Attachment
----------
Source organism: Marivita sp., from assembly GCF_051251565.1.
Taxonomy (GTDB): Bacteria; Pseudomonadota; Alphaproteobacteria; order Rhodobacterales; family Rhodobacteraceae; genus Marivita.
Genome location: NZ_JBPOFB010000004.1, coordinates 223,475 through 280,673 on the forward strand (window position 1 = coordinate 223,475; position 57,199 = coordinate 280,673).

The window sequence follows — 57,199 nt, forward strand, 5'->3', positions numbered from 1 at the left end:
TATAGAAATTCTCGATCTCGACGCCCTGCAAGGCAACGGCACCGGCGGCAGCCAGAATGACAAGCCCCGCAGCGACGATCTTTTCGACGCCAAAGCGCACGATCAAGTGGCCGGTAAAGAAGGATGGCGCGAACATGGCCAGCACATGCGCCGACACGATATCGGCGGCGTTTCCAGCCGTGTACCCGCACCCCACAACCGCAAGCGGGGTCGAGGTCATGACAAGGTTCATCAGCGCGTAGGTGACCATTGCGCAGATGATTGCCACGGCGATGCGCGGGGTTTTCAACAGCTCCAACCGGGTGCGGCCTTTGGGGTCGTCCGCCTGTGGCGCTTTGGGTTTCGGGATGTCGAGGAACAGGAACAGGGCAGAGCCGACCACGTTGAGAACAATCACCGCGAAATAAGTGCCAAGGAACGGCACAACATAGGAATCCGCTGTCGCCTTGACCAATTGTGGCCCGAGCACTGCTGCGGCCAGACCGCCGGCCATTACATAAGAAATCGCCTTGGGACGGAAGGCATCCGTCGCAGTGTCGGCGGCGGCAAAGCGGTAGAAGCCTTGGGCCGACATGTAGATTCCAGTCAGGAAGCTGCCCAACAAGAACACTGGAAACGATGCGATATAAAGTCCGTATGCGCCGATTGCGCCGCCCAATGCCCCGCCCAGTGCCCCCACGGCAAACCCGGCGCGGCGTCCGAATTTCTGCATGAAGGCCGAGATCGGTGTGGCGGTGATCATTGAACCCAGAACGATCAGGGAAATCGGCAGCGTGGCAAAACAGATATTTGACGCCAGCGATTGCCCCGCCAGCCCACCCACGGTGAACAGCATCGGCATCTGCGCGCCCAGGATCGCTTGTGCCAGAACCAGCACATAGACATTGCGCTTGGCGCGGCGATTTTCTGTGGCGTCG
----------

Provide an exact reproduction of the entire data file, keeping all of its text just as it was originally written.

Source organism: Marivita sp., from assembly GCF_051251565.1.
Taxonomy (GTDB): Bacteria; Pseudomonadota; Alphaproteobacteria; order Rhodobacterales; family Rhodobacteraceae; genus Marivita.
Genome location: NZ_JBPOFB010000004.1, coordinates 223,475 through 280,673 on the forward strand (window position 1 = coordinate 223,475; position 57,199 = coordinate 280,673).

The window sequence follows — 57,199 nt, forward strand, 5'->3', positions numbered from 1 at the left end:
TATAGAAATTCTCGATCTCGACGCCCTGCAAGGCAACGGCACCGGCGGCAGCCAGAATGACAAGCCCCGCAGCGACGATCTTTTCGACGCCAAAGCGCACGATCAAGTGGCCGGTAAAGAAGGATGGCGCGAACATGGCCAGCACATGCGCCGACACGATATCGGCGGCGTTTCCAGCCGTGTACCCGCACCCCACAACCGCAAGCGGGGTCGAGGTCATGACAAGGTTCATCAGCGCGTAGGTGACCATTGCGCAGATGATTGCCACGGCGATGCGCGGGGTTTTCAACAGCTCCAACCGGGTGCGGCCTTTGGGGTCGTCCGCCTGTGGCGCTTTGGGTTTCGGGATGTCGAGGAACAGGAACAGGGCAGAGCCGACCACGTTGAGAACAATCACCGCGAAATAAGTGCCAAGGAACGGCACAACATAGGAATCCGCTGTCGCCTTGACCAATTGTGGCCCGAGCACTGCTGCGGCCAGACCGCCGGCCATTACATAAGAAATCGCCTTGGGACGGAAGGCATCCGTCGCAGTGTCGGCGGCGGCAAAGCGGTAGAAGCCTTGGGCCGACATGTAGATTCCAGTCAGGAAGCTGCCCAACAAGAACACTGGAAACGATGCGATATAAAGTCCGTATGCGCCGATTGCGCCGCCCAATGCCCCGCCCAGTGCCCCCACGGCAAACCCGGCGCGGCGTCCGAATTTCTGCATGAAGGCCGAGATCGGTGTGGCGGTGATCATTGAACCCAGAACGATCAGGGAAATCGGCAGCGTGGCAAAACAGATATTTGACGCCAGCGATTGCCCCGCCAGCCCACCCACGGTGAACAGCATCGGCATCTGCGCGCCCAGGATCGCTTGTGCCAGAACCAGCACATAGACATTGCGCTTGGCGCGGCGATTTTCTGTGGCGTCG